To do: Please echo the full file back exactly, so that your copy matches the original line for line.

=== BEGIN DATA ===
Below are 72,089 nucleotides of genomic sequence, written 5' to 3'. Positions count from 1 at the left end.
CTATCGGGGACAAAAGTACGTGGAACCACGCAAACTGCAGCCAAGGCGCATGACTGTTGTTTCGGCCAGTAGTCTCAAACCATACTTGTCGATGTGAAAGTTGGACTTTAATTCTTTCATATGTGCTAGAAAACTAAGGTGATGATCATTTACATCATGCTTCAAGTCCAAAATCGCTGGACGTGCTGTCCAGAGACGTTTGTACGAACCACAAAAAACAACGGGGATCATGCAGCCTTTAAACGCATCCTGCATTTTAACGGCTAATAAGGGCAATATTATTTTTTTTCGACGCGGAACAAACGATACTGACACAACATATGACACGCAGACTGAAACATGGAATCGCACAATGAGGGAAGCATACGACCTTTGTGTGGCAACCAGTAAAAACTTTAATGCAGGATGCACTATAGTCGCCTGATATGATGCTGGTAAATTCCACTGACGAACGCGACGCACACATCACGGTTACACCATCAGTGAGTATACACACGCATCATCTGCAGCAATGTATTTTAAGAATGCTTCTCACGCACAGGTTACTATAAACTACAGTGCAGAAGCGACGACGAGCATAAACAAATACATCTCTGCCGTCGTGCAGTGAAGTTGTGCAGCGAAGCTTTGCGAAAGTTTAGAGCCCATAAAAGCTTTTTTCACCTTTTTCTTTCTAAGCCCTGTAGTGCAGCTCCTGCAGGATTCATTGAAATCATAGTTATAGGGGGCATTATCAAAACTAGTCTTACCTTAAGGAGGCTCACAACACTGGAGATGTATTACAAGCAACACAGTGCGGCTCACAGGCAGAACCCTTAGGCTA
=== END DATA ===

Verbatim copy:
Below are 72,089 nucleotides of genomic sequence, written 5' to 3'. Positions count from 1 at the left end.
CTATCGGGGACAAAAGTACGTGGAACCACGCAAACTGCAGCCAAGGCGCATGACTGTTGTTTCGGCCAGTAGTCTCAAACCATACTTGTCGATGTGAAAGTTGGACTTTAATTCTTTCATATGTGCTAGAAAACTAAGGTGATGATCATTTACATCATGCTTCAAGTCCAAAATCGCTGGACGTGCTGTCCAGAGACGTTTGTACGAACCACAAAAAACAACGGGGATCATGCAGCCTTTAAACGCATCCTGCATTTTAACGGCTAATAAGGGCAATATTATTTTTTTTCGACGCGGAACAAACGATACTGACACAACATATGACACGCAGACTGAAACATGGAATCGCACAATGAGGGAAGCATACGACCTTTGTGTGGCAACCAGTAAAAACTTTAATGCAGGATGCACTATAGTCGCCTGATATGATGCTGGTAAATTCCACTGACGAACGCGACGCACACATCACGGTTACACCATCAGTGAGTATACACACGCATCATCTGCAGCAATGTATTTTAAGAATGCTTCTCACGCACAGGTTACTATAAACTACAGTGCAGAAGCGACGACGAGCATAAACAAATACATCTCTGCCGTCGTGCAGTGAAGTTGTGCAGCGAAGCTTTGCGAAAGTTTAGAGCCCATAAAAGCTTTTTTCACCTTTTTCTTTCTAAGCCCTGTAGTGCAGCTCCTGCAGGATTCATTGAAATCATAGTTATAGGGGGCATTATCAAAACTAGTCTTACCTTAAGGAGGCTCACAACACTGGAGATGTATTACAAGCAACACAGTGCGGCTCACAGGCAGAACCCTTAGGCTA